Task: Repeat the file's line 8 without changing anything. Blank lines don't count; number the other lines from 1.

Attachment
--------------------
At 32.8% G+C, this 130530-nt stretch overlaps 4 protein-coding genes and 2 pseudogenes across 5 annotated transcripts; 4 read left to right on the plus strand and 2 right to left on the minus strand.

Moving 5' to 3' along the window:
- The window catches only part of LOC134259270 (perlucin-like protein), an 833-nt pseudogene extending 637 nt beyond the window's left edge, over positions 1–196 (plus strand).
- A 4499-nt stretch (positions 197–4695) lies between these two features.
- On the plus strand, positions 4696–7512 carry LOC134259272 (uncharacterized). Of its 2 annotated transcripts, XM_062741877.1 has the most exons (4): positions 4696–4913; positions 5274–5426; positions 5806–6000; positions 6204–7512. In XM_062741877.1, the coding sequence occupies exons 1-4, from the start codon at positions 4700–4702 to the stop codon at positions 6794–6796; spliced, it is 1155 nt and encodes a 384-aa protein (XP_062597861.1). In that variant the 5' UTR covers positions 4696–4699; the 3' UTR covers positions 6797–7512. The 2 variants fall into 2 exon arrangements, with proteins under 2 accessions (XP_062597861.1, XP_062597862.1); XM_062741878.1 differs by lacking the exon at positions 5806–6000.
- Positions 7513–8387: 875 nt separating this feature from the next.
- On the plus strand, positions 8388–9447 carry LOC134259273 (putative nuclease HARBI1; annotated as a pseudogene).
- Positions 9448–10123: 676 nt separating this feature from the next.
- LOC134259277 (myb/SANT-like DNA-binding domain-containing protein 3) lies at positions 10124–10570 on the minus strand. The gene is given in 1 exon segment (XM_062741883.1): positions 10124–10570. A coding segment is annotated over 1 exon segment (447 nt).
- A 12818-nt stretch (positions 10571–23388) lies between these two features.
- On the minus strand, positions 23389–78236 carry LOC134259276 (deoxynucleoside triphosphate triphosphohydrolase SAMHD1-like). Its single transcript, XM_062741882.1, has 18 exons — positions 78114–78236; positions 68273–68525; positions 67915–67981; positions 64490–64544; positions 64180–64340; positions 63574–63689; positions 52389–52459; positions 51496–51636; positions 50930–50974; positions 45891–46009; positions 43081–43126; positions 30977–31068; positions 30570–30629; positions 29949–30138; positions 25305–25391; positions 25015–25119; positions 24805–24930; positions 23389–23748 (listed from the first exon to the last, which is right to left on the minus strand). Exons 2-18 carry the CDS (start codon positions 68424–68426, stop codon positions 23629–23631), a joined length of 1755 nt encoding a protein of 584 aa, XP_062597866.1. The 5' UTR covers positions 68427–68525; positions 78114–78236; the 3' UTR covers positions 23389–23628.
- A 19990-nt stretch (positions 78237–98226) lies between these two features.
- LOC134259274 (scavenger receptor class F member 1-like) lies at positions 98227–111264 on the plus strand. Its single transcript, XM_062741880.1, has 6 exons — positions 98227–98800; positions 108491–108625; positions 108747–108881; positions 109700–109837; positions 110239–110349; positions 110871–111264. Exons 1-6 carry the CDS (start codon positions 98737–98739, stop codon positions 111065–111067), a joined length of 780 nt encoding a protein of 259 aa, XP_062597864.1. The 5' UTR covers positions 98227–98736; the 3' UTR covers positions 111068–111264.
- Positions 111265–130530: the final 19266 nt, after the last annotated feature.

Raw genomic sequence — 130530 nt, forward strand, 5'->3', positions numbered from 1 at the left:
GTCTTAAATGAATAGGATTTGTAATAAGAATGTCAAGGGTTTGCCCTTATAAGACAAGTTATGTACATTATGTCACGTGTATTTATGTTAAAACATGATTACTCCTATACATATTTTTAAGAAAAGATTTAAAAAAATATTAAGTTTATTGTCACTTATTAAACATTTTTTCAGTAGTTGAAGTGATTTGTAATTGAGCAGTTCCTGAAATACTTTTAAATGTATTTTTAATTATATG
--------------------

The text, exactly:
- Positions 9448–10123: 676 nt separating this feature from the next.